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Story Update: Airport CEO: Contractors had 'serious' concerns before airport sign fell

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Crews prop up the sign that fell at the Birmingham Shuttlesworth International Airport Friday, killing a 10-year-old boy and injuring other family members. Source: WBRC video Crews prop up the sign that fell at the Birmingham Shuttlesworth International Airport Friday, killing a 10-year-old boy and injuring other family members. Source: WBRC video
Airport Authority CEO Al Denson said he learned this week that contractors had concerns about the flight displays before the deadly accident. Source: WBRC video Airport Authority CEO Al Denson said he learned this week that contractors had concerns about the flight displays before the deadly accident. Source: WBRC video
Birmingham Airport Authority CEO Al Denson addresses the media after the board's two hour long executive session. Source: WBRC video Birmingham Airport Authority CEO Al Denson addresses the media after the board's two hour long executive session. Source: WBRC video
BIRMINGHAM, AL (WBRC) -

STORY UPDATE: Members of the project team involved with the renovations at Shuttlesworth Birmingham International Airport responded Thursday night to statements by the head of the Birmingham Airport Authority regarding the accident that killed a 10 year old boy.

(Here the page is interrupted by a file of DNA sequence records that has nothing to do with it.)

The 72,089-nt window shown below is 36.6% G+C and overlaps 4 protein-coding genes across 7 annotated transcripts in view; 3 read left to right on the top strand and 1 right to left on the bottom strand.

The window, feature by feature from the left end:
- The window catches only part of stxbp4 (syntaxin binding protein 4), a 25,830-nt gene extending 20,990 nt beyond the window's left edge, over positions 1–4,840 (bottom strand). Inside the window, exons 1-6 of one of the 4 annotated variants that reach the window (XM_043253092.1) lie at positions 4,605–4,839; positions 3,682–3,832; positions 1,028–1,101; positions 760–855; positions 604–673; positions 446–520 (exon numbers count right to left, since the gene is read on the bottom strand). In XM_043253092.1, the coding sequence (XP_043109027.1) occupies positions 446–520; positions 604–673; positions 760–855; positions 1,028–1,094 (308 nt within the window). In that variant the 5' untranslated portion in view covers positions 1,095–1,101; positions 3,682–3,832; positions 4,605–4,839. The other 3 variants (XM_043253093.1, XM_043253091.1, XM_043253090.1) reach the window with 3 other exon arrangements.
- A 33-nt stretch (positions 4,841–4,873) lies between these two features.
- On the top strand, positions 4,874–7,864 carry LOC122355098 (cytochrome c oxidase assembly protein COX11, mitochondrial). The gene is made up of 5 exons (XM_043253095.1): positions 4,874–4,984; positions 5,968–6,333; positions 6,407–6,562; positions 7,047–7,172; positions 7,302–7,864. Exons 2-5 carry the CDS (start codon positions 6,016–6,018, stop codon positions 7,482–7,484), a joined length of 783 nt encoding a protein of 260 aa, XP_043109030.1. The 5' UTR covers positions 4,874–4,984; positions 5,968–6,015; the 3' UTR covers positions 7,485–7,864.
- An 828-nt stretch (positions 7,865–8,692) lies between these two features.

This is the full statement from Brasfield & Gorrie/BLOC:

"The Birmingham Airport Authority has released an additional statement regarding the tragic airport incident on March 22 when a flight information cabinet fell over in the newly renovated terminal.

According to their statement, members of the project team had concerns about the stability of the cabinets, and they discussed those concerns to arrive at an appropriate solution. We have concluded that the cabinet that fell was put in place in early January 2013 and it was designed by and installed to be freestanding. Brasfield & Gorrie/BLOC Global Services Group is looking into all the information we have and our team members have that can help determine why the cabinet fell over. The remaining freestanding cabinets similar to the one that fell have been removed. Modifications recommended by the design team at KPS Group to other cabinets have been completed.

We are confident that the airport is safe for travelers and airport workers. The tragedy that occurred on March 22 must not be repeated. We all must ensure that every step in every project is fully reviewed and completed, and that transparent inspection processes take place."

 Original Story:

The head of the Birmingham Airport Authority released a bold statement Thursday, saying there were concerns about the flight information displays at the airport before one fell and killed a 10-year-old boy.

Al Denson, CEO of the Airport Authority, said he learned on Tuesday, April 2 that some contractors and others on the construction team had "serious concerns" about the 300 pound monitor that toppled on a Kansas family, killing Luke Bresette.

Denson's announcement is a major shift in the airport's public statements. Thursday afternoon was the first time the Airport Authority admitted there were concerns about the safety of the displays prior to the deadly accident on March 22.

The Airport Authority met behind closed doors for more than two hours Thursday before Airport CEO Al Denson emerged and revealed that he had decided on Tuesday to have two more of the flight displays removed from the airport until a structural engineer can review safety measures associated with them.